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Funkhaus Studio Sessions


Download links and information about Funkhaus Studio Sessions by Jazzanova. This album was released in 2012 and it belongs to Electronica, House, Hip Hop/R&B, Soul, Jazz, Rock, Dancefloor, Dance Pop, Bop genres. It contains 14 tracks with total duration of 01:16:49 minutes.

Artist: Jazzanova
Release date: 2012
Genre: Electronica, House, Hip Hop/R&B, Soul, Jazz, Rock, Dancefloor, Dance Pop, Bop
Tracks: 14
Duration: 01:16:49
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No. Title Length
1. Let Me Show Ya (Funkhaus Sessions) 6:15
2. Theme from "Belle et fou" (Funkhaus Sessions) 4:32
3. I Human (feat. Paul Randolph) 5:05
4. Look What You're Doin' to Me (Funkhaus Sessions) 3:42
5. Lucky Girl (Funkhaus Sessions) 4:42
6. No Use (Funkhaus Sessions) 5:00
7. No Use, Pt. 2 [Funkhaus Sessions] 2:48
8. Flashback (Funkhaus Sessions) 6:46
9. Believer (Funkhaus Sessions) 6:16
10. Little Bird (Funkhaus Sessions) 6:41
11. I Can See (Funkhaus Sessions) 5:29
12. Boom Clicky Boom Klack (Funkhaus Sessions) 6:26
13. Fedime's Flight (Funkhaus Sessions) 6:57
14. Let It Go (Funkhaus Sessions) 6:10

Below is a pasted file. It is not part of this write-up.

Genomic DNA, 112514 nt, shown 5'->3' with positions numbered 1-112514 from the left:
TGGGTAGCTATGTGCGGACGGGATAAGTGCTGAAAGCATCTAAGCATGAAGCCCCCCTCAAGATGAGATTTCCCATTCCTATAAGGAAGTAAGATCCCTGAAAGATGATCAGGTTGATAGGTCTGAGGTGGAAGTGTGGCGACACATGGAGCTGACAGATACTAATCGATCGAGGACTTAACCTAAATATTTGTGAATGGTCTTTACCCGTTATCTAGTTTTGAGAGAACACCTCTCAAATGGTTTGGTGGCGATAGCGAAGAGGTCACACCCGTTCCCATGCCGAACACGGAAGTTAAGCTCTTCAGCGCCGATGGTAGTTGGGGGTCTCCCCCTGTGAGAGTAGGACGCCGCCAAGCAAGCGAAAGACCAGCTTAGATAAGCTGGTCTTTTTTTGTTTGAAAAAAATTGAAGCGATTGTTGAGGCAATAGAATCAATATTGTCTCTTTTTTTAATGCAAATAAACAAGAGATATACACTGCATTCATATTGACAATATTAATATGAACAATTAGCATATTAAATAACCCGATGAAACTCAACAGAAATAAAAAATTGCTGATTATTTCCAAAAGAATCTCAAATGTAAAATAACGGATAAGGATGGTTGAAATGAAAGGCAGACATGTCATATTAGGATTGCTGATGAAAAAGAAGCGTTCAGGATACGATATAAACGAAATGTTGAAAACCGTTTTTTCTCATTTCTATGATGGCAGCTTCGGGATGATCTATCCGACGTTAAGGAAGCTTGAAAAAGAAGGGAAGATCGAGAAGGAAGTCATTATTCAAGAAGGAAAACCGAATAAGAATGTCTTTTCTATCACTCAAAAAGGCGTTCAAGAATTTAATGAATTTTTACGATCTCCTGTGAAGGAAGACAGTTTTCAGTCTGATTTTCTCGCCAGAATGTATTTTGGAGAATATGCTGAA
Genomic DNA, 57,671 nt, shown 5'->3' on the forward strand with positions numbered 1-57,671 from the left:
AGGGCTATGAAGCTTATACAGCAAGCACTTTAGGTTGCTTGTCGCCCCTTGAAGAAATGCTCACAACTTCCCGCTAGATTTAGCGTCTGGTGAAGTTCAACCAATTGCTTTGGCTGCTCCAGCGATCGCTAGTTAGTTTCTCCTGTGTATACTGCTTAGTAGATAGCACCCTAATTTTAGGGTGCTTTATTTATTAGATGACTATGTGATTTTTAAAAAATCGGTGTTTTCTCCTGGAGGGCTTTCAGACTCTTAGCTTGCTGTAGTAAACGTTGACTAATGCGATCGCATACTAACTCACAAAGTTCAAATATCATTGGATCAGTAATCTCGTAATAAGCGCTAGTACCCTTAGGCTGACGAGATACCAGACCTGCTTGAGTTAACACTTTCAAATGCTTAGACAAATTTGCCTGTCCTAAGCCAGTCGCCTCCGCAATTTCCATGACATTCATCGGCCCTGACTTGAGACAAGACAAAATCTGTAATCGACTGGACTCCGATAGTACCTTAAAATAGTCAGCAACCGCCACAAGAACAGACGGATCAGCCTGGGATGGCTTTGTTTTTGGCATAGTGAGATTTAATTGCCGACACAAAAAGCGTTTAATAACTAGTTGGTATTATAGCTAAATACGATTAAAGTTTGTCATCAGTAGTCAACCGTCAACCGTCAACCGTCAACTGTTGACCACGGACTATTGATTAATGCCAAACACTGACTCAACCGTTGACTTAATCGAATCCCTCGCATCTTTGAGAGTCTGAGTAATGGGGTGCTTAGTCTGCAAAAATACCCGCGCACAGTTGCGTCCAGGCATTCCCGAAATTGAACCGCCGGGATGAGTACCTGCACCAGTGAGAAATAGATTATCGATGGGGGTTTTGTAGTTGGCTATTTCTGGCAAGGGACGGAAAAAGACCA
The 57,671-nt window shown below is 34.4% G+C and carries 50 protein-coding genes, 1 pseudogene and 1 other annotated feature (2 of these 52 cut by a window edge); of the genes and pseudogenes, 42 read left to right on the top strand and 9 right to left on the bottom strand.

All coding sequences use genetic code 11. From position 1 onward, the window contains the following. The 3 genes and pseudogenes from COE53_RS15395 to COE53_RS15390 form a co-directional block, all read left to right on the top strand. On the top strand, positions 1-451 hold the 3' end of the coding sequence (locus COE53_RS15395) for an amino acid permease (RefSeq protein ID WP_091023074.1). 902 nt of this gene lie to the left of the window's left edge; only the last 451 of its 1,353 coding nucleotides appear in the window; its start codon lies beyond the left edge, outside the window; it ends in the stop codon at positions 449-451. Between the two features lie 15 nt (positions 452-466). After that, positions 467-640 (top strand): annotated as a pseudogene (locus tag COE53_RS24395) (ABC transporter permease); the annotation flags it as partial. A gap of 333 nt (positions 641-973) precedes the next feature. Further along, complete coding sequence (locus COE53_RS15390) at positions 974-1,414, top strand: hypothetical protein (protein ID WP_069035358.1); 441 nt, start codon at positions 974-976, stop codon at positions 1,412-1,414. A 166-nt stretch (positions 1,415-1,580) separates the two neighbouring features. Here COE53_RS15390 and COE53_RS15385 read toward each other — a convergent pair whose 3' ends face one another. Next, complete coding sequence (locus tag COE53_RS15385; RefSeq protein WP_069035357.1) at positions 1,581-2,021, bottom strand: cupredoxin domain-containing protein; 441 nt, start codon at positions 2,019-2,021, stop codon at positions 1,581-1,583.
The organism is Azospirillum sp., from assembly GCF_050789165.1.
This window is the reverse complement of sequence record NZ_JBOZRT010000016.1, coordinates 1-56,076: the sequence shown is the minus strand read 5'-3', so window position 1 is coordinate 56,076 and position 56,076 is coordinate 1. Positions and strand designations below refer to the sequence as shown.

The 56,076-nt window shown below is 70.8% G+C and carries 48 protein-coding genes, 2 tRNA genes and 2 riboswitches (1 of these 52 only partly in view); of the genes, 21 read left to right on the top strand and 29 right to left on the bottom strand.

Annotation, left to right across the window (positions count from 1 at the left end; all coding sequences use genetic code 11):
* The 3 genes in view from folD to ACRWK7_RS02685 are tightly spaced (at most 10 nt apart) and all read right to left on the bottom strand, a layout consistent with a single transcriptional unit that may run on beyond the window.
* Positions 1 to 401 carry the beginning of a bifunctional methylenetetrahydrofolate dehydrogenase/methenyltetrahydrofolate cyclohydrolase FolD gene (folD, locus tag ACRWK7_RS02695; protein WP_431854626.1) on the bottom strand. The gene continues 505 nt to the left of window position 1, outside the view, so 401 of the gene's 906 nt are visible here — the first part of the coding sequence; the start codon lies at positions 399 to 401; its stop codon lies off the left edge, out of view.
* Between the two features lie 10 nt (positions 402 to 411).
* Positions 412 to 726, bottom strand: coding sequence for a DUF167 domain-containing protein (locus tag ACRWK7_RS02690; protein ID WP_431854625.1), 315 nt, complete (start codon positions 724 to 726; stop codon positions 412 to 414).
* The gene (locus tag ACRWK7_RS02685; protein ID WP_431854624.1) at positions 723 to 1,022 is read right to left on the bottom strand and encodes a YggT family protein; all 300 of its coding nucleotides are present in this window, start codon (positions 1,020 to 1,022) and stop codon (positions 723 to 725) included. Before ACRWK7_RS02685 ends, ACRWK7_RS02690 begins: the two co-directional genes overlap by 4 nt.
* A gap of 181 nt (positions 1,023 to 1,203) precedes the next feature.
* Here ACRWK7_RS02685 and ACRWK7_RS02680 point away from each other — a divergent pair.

Berlin's Jazzanova collective have been actively building on their pioneering nu-jazz brand for nearly two decades. They've pursued it as a production team and with their Sonar Kollectiv label as well. In recent years, they've formed a live group for the purpose of touring. Funkhaus Studio Sessions showcases their road band — a septet — in a studio collaboration with Detroit vocalist Paul Randolph (aka Randolph of Lonely Eden fame). The program is a fine mix of redone classic tunes such as "The Fedime's Flight," and more recent fare such as 2008's "Look What You're Doin to Me," as well as new songs. The groove-consciousness in these 14 tracks is undeniable. Though this set doesn't pack the body punch that some of their live dates have, it's not meant to. With Randolph's wide range of vocal styles and expressions, the smoother approach is welcome. "I Human," with its old-school synth, popping funky bassline, and electric piano, touches on smooth, late-'70s-era, funky jazzy-soul (à la Norman Connors and Roy Ayers), all the while pushing the frame to include contemporary jazz tropes. "Believer" is a solid stepper with its rumbling samples and keyboards in the intro, while Randolph near scats in his phrasing as the groove builds to include breaking hi-hats, fat, warm, bubbling bass, and washes of ambient sound. The redone instrumental "La Belle et Fou," with its syncopated horn chart and hand percussion, touches on Latin as well as jazz funk. The mid-register trombone solo soars above the handclaps, silvery guitars, and keys. Randolph is the perfect foil for Jazzanova. He croons, growls, hovers, swoons, and gets gritty as the music dictates, becoming an instrument in the mix rather than just a frontman. Funkhaus Studio Sessions may not break much new ground, but who cares when the music is this well-played and presented?